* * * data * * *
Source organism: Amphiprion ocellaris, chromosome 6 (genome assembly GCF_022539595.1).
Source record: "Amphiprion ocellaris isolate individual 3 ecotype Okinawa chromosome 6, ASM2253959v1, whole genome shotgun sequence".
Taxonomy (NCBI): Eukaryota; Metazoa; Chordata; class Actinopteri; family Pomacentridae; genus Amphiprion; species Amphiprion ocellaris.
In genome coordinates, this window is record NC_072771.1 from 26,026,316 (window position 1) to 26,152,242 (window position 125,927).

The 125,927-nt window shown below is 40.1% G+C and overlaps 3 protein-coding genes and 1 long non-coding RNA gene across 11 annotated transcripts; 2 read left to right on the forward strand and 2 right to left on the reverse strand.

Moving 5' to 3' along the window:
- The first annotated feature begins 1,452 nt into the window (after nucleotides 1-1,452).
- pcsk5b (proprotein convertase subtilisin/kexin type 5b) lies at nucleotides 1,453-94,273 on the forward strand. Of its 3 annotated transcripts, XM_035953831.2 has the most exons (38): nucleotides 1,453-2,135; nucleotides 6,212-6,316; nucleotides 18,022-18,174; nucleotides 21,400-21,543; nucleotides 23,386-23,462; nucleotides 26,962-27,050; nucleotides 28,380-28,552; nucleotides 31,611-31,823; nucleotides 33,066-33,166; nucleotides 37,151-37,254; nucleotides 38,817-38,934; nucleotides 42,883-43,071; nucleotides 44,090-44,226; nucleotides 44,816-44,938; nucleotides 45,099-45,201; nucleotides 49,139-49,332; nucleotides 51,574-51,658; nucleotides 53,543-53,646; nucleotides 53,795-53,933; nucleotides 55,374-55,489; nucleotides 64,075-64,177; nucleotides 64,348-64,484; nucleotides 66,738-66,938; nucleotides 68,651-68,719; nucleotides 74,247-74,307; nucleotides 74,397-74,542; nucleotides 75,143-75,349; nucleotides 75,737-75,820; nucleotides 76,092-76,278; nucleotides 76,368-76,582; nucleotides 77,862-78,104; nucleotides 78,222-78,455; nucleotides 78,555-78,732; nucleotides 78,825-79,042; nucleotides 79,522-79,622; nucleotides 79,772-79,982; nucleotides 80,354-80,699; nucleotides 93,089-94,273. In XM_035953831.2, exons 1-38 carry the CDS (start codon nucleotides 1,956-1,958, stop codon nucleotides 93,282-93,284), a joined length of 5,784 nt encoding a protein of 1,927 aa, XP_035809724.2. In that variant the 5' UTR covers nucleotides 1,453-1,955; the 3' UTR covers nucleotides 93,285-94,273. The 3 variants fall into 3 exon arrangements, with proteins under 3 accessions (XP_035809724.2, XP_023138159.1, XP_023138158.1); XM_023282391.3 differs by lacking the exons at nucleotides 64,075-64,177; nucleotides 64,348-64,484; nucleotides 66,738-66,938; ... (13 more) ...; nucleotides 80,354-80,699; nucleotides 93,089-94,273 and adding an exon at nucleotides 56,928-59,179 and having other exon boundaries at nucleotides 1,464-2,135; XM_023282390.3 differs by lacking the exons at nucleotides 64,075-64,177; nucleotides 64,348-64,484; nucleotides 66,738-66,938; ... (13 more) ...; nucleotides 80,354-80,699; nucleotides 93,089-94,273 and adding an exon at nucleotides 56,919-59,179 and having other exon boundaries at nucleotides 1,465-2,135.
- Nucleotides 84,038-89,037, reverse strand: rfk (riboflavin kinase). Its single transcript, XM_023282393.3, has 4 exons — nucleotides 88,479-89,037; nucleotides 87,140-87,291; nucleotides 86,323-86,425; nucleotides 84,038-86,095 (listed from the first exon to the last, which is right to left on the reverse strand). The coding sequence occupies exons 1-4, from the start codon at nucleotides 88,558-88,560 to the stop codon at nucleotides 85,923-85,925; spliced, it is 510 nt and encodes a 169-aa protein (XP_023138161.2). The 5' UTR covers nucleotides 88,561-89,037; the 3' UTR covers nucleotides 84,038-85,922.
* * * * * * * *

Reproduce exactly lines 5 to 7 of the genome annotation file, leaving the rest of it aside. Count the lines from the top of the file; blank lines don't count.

The 125,927-nt window shown below is 40.1% G+C and overlaps 3 protein-coding genes and 1 long non-coding RNA gene across 11 annotated transcripts; 2 read left to right on the forward strand and 2 right to left on the reverse strand.

Moving 5' to 3' along the window:
- The first annotated feature begins 1,452 nt into the window (after nucleotides 1-1,452).